One of the things that has become increasingly apparent to me is that I mercilessly abuse the rule of thirds in composing my images. There was a time when I'd think (yes, actually pause and consider) the composition of a picture, deliberately looking at it for the point of interest, lead lines etc. Now *most of the time* it just comes together in my head, and, with the exception of symmetrical objects, I automatically compose on thirds.
While we were away, one of the guys was deliberately taking pictures at a 30 degree(ish) angle in order to break out of the classic composition boredom he'd developed. I did try that at one time, and might be tempted to try it again, if I could find a decent way of presenting images so created. I've wondered about how that might be done, practically speaking: maybe rotate the image in software on a transparent background, so that when published to the web, it appeared rotated on the page without a larger rectangular border irregularly displaced around it. Obviously it's a complete non-issue if you print images, although they do usually look a little odd in the hand or album.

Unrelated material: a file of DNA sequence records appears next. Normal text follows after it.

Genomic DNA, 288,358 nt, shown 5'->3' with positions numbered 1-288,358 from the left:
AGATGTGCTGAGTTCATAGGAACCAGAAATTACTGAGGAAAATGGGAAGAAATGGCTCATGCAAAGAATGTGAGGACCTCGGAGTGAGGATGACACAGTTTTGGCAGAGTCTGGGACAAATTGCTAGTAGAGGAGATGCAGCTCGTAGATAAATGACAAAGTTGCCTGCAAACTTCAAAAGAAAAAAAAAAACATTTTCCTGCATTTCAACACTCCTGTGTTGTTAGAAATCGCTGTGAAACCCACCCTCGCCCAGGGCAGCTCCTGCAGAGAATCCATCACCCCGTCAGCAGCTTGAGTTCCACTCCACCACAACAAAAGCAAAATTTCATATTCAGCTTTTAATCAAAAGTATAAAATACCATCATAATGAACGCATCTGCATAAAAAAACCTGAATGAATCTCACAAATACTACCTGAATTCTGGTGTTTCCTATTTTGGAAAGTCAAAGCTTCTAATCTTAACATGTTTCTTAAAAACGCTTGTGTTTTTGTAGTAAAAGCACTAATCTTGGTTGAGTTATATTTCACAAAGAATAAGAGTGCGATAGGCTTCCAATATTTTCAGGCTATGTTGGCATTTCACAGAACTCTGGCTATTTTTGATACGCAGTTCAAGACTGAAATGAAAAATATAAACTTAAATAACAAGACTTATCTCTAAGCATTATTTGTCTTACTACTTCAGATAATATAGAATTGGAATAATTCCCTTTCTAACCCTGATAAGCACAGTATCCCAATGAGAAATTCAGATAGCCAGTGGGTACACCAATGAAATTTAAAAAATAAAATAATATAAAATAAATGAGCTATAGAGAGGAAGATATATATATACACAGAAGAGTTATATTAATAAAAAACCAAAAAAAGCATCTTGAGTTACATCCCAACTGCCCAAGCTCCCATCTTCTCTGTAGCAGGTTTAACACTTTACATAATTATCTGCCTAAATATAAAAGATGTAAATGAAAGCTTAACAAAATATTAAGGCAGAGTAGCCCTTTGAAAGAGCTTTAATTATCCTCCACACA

So does it get any better than 'rule of thirds'?
I'd love to find something that was different and worked at least as well. Occasionally I'll just see a shot come together on the screen of my camera, but those are freaks of composition, rather than a development from solid technique. I guess for now, one or two thirds will have to be enough.